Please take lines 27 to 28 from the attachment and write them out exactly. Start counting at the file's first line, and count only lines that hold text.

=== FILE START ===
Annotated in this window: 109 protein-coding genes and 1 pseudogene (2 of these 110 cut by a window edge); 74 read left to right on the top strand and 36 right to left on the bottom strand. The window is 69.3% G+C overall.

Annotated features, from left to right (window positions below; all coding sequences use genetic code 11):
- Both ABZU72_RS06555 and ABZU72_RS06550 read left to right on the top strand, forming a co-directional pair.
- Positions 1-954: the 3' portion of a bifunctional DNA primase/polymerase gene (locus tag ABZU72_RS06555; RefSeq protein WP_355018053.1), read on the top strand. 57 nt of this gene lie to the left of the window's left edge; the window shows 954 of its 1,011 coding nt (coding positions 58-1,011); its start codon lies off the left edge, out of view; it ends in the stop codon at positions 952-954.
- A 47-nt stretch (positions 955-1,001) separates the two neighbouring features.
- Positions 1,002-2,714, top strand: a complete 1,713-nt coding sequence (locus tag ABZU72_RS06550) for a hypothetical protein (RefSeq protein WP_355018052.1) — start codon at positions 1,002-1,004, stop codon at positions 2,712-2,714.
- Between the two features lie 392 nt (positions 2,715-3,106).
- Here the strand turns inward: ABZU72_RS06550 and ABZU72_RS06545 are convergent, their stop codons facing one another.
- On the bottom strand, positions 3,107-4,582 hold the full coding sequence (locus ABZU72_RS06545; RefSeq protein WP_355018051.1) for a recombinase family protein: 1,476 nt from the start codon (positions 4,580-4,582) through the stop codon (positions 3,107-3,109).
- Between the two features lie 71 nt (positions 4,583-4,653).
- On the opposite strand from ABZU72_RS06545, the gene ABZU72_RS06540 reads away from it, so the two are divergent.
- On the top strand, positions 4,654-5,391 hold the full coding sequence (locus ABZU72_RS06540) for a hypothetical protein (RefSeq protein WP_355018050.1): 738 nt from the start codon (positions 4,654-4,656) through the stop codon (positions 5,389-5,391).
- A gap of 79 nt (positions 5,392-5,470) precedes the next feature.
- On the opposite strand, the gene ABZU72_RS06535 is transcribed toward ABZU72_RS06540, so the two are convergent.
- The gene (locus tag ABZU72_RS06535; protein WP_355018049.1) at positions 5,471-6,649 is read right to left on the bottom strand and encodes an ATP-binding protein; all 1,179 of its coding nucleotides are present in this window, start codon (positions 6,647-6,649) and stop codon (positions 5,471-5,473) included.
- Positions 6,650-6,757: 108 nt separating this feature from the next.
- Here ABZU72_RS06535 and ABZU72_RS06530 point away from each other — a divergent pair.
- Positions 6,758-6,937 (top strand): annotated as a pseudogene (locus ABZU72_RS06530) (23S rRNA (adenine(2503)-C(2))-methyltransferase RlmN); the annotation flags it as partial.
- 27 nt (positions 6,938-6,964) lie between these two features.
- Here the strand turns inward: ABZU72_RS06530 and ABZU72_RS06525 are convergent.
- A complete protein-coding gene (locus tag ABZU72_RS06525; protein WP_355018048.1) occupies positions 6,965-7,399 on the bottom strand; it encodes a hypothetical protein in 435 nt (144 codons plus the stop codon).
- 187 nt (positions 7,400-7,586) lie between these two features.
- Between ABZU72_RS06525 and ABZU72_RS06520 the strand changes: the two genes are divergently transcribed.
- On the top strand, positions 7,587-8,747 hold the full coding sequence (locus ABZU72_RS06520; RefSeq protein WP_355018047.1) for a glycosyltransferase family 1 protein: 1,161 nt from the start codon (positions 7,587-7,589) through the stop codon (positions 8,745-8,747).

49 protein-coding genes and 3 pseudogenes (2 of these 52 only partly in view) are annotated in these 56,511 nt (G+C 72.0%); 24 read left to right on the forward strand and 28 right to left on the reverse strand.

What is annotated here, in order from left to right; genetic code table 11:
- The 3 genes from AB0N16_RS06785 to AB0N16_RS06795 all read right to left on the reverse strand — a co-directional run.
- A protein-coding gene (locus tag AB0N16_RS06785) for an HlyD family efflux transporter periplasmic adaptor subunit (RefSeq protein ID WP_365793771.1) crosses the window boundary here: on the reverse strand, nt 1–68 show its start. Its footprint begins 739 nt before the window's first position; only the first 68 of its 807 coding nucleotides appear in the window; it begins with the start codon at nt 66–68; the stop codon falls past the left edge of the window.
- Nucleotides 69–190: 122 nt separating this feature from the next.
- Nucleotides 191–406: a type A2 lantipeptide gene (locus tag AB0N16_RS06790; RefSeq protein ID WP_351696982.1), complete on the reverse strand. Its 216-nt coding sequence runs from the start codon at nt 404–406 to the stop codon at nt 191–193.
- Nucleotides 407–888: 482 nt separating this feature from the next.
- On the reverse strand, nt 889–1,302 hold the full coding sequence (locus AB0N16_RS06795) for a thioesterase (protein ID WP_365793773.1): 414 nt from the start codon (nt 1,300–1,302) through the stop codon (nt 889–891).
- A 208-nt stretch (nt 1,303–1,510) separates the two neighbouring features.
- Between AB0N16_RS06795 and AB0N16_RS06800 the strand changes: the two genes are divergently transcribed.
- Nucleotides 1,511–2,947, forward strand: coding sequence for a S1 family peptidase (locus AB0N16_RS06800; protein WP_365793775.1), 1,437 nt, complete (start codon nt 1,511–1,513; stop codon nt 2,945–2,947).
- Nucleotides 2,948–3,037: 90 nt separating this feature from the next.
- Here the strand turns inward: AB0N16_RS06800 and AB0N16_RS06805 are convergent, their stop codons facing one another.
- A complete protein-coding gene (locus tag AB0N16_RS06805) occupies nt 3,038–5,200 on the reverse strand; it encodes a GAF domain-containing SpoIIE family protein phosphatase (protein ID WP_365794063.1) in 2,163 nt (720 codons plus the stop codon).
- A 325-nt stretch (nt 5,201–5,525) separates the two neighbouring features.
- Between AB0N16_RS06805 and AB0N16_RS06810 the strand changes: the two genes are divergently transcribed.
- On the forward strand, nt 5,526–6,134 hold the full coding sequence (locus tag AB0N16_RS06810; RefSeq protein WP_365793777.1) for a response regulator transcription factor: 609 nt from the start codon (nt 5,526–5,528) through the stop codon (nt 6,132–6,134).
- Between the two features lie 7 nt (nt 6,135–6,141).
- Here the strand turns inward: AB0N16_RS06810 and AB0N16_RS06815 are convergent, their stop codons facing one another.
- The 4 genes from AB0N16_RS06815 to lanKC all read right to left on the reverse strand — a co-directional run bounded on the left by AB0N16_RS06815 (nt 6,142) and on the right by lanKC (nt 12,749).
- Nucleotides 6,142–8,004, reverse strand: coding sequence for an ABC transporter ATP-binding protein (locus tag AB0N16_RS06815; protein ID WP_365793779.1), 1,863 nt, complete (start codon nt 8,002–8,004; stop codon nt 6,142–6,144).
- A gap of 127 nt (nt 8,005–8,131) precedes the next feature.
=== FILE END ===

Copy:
- The 3 genes from AB0N16_RS06785 to AB0N16_RS06795 all read right to left on the reverse strand — a co-directional run.
- A protein-coding gene (locus tag AB0N16_RS06785) for an HlyD family efflux transporter periplasmic adaptor subunit (RefSeq protein ID WP_365793771.1) crosses the window boundary here: on the reverse strand, nt 1–68 show its start. Its footprint begins 739 nt before the window's first position; only the first 68 of its 807 coding nucleotides appear in the window; it begins with the start codon at nt 66–68; the stop codon falls past the left edge of the window.